Four lessons for managers during this National Work Life Week

03 October 2018 -

worklife

Since 1997, the CMI’s Quality of Working Life survey has explored the connections between managers’ wellbeing, motivation and productivity

Emily Hill

As we enter National Work Life Week, it’s a good time to remind ourselves that managers should strive for work/life balance – for both business and personal reasons. 

Here are some lessons from CMI’s long-running Quality of Working Life study:

OVER-WORKERS ARE UNDER-PERFORMERS

Happy and positive people get better results at work. So how can managers create an environment that encourages positivity and mental wellbeing? First of all, CMI’s work has shown that learning to switch off is vital; 61% of managers said that new technology made it difficult to escape from work. Around one in five managers said they would regularly check their email ‘all the time’ and over half of those surveyed checked it frequently. 

The culture of working overtime needs to change. One in ten UK managers end up taking at least one day of sick leave due to stress and depression. According to the OECD, mental health problems cost the UK economy £70bn a year.

As the UK prepares to the leave the EU, it is worth noting that UK productivity lags 22% behind France and 26% behind Germany. Those who struggled to confine their work to working hours reported both lower personal productivity and job satisfaction levels, and they experience more frequent stress. So this week try not to be one of the 68% of leaders who rate themselves as less than 70% productive thanks to never clocking off. 

HAPPY WORKERS ARE HIGH PERFORMERS

There is growing evidence of the connection between happiness and productivity. Fortunately, the most recent Quality of Working Life survey showed that UK managers are reasonably positive. Around 67% of managers said that overall they were satisfied in their work. So, encouraging optimism and celebrating success is vital. 

TRUST IS KEY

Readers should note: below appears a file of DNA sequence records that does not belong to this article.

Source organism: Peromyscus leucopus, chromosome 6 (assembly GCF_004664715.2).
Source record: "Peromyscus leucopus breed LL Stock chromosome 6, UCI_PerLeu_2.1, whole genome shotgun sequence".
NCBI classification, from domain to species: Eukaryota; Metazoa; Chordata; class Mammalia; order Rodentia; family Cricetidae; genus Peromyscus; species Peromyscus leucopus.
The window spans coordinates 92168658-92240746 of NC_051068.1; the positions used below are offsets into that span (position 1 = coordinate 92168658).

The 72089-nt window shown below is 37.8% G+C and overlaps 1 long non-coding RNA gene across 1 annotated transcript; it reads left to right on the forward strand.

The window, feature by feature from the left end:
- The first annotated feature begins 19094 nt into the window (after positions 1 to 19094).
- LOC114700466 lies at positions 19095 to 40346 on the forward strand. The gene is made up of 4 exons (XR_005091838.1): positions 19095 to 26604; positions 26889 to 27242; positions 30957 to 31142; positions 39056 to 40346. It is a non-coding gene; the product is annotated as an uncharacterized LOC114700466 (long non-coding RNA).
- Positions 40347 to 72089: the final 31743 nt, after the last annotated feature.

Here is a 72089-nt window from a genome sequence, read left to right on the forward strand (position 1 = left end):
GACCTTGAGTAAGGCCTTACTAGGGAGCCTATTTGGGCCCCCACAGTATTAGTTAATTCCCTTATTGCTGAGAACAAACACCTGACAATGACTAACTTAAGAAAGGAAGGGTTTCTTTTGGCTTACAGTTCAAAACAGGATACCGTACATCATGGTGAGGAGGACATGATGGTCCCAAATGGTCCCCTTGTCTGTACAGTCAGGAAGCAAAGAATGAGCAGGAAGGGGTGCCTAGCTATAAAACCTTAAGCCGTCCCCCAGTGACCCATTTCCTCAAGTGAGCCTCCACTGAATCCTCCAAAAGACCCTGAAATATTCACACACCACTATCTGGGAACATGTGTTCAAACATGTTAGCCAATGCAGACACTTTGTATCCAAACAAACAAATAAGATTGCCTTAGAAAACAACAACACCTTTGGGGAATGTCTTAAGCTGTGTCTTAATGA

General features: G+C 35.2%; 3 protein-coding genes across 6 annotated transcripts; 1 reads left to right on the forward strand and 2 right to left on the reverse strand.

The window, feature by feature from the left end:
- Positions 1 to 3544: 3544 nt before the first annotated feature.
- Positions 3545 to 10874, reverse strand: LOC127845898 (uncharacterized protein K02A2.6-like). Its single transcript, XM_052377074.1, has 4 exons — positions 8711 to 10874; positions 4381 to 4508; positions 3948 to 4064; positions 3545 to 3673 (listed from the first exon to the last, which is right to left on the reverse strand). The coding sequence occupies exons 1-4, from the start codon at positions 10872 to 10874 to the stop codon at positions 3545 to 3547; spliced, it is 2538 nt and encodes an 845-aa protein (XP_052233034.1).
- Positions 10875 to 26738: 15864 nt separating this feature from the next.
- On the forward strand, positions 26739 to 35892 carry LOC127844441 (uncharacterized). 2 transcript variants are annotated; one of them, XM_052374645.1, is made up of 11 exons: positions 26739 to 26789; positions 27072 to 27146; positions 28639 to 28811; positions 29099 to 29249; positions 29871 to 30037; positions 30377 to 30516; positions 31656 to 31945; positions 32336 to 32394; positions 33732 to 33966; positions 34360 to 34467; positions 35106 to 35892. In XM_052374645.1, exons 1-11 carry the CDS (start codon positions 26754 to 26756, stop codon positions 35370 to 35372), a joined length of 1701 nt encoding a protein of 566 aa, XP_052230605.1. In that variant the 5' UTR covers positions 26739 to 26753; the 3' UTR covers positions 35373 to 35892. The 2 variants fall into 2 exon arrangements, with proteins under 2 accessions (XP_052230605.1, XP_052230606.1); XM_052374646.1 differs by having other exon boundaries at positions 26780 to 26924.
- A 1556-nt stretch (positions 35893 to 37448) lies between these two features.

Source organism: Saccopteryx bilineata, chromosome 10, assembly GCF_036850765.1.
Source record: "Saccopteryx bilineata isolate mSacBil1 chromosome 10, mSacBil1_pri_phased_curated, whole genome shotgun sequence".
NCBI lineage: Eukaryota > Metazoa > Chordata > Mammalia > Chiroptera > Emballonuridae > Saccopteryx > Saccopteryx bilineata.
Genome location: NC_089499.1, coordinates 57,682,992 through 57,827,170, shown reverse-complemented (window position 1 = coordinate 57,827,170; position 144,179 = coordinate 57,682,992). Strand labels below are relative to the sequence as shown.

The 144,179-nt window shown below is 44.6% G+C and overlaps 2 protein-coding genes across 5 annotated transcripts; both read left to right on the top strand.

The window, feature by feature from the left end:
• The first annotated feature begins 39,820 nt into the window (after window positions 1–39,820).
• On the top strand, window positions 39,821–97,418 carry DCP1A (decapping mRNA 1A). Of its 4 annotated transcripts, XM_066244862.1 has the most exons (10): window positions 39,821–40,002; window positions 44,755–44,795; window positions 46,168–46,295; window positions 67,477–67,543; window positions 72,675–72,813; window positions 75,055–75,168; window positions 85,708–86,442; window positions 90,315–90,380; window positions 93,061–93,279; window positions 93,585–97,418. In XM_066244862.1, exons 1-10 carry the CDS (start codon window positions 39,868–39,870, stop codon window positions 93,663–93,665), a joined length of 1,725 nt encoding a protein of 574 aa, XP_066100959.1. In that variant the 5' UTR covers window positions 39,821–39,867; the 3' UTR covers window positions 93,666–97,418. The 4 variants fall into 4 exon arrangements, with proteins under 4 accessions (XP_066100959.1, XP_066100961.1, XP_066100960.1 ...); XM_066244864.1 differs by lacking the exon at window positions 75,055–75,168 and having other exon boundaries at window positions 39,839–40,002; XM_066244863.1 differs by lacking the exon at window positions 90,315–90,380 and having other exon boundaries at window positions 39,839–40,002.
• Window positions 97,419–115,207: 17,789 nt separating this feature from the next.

Workplace culture can promote good mental health. Seventy-nine per cent of managers felt that their line manager trusted them and around three-quarters said they’re proud to work for their employer.

YOU CAN BE INNOVATIVE IN HOW YOU SUPPORT WORK/LIFE BALANCE

For one of the report’s participants – Leyla Okhai, head of equality, diversity and inclusion at Imperial College London – having company policies that improve mental health is a complete no-brainer. ‘If people are happy and positive in the workplace you’re going to see innovation and great results,’ she said. Adding, ‘Why wouldn’t you want that?’ 

Okhai helped her university improve mental health and wellbeing among staff. She made sure there was ‘space to talk about issues that might stand in the way of healthy and happy personnel that are satisfied in their job.’ 

For example, first aid was not just something that would be provided for accidents on the premises – it was offered for the mental wellbeing of staff, too. There are now 150 mental health first-aiders who give advice and support to their colleagues at the university. 

If there is one thing for UK managers to take away this National Work Life Week, it should surely be how crucial it is for managers to support their employees – and themselves – in wellbeing at work. Of the 1,037 managers surveyed for CMI research, the average boss put in an extra 7.5 hours a week. 

The full Quality of Working Life report is available here 


Powered by Professional Manager